He said the organization was at “a decisive or rather historic” turning point as the organization begins the finalization of its Common External Tariff (TEC/CEDEAO).
“I welcome the participatory process with the Member States and UEMOA which led, through the meeting of Ministers of Finance held in Praia in March, to the agreement on the guidelines of this essential instrument for the consolidation of our common market” he said.
He called for the “Council members' unanimous political support towards making the CET a reality and thereby taking an important step towards the regional integration process.”
The ECOWAS boss stressed the value of a single trade regime in the region in our desire to put in place the most appropriate conditions for intra-community trade growth, consolidation of the production fabric, and improvement of regional competitiveness.
«I consider the implementation of the ECOWAS CET an opportunity for the resumption of the EPA negotiations on the basis of the excellent work accomplished in reviewing our market access offer. We have in fact reviewed the liberalization scenario by taking due account of its coherence with the CET and the required development needs through trade opening», he stated.
‘'The new results achieved in this context are expected to lead to the resumption of talks with the European party with a view to concluding a development-orientated EPA for the region”, Mr. Ouédraogo said, noting that the timely conclusion of the regional EPA will enable the region avoid the potential harmful effects of the ratification of the interim EPAs signed by two of its Member States on its integration process.
The Council of Ministers, which comprises the Ministers for Finance and Integration of ECOWAS Member States, has responsibility for ensuring the smooth running and development of the Community. Their recommendations go to the Heads of State and Government.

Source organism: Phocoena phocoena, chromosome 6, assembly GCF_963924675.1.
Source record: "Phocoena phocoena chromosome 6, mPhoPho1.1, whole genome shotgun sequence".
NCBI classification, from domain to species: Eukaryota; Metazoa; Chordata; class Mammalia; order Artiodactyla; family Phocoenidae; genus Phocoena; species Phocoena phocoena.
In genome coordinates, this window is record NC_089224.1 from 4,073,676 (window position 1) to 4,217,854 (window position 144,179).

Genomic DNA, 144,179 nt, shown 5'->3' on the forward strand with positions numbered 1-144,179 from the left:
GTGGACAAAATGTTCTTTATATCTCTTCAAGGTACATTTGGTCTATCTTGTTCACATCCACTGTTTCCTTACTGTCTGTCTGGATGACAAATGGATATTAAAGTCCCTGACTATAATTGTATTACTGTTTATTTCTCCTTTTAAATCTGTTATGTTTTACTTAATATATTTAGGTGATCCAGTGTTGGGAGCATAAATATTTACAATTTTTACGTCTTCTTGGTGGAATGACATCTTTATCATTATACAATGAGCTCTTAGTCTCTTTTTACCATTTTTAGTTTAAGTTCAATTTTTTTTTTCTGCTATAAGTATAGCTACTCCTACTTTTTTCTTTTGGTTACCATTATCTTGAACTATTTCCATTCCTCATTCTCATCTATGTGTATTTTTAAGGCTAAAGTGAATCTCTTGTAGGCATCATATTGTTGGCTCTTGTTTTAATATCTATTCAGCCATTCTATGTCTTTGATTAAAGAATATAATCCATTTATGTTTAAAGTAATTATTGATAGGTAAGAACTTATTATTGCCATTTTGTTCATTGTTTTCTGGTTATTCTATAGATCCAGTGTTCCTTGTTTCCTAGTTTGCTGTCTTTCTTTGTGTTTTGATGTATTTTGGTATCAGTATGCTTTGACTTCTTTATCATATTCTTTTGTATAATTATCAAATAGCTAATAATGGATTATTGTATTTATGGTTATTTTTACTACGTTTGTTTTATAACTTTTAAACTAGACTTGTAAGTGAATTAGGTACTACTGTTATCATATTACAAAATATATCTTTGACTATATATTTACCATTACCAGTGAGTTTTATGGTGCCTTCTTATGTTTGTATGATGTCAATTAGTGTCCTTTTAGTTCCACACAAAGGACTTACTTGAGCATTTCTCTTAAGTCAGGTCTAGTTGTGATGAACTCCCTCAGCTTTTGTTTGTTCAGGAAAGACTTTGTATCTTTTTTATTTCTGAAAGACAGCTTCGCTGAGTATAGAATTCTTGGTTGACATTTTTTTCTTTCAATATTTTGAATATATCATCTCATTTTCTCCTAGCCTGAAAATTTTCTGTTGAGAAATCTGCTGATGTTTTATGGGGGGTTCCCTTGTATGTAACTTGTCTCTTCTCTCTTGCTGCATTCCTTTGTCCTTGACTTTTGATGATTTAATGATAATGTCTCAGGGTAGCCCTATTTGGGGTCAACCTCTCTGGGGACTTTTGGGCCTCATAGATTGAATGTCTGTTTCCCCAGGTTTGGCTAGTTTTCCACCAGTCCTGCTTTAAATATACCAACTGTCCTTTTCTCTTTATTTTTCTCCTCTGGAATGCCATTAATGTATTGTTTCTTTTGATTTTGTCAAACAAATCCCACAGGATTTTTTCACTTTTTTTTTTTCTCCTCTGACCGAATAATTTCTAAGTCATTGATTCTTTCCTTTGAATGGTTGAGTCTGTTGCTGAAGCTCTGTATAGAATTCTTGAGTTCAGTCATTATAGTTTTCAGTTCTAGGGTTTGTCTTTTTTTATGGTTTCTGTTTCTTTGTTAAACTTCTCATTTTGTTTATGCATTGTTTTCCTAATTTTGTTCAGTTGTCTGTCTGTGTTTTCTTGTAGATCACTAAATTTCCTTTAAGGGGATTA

At the 70th ordinary Session, the Council of Ministers will, in addition to the 2013 Interim Report of the President of the Commission, consider the status of tasks assigned to the Commission during the previous session, the 2012 report of the financial controller, the audit committee report, and the draft agenda of the 43rd Ordinary Session of the Authority of Heads of State and Government expected to take place in Abuja, Nigeria on 17 and 18 July 2013.
Several other items will be tabled before the Ministers for endorsement, including the report of Finance Ministers on the ECOWAS/CET, update on the status of EPA negotiations and report on the ECOWAS Regional Competition Authority. The reports of the Ministers of Employment, Labour and Social Affairs, Ministers responsible for Infrastructure, Transport, ICT and Water Resources, and of the 10th meeting of Energy Ministers, will also be considered.
Council will also discuss matters such as the regulatory texts for the ECOWAS Centre for Renewable Energy and Energy Efficiency (ECREEE), the report of Ministers of Security, and the Memorandum on the expansion of the Commission from nine to fifteen Commissioners.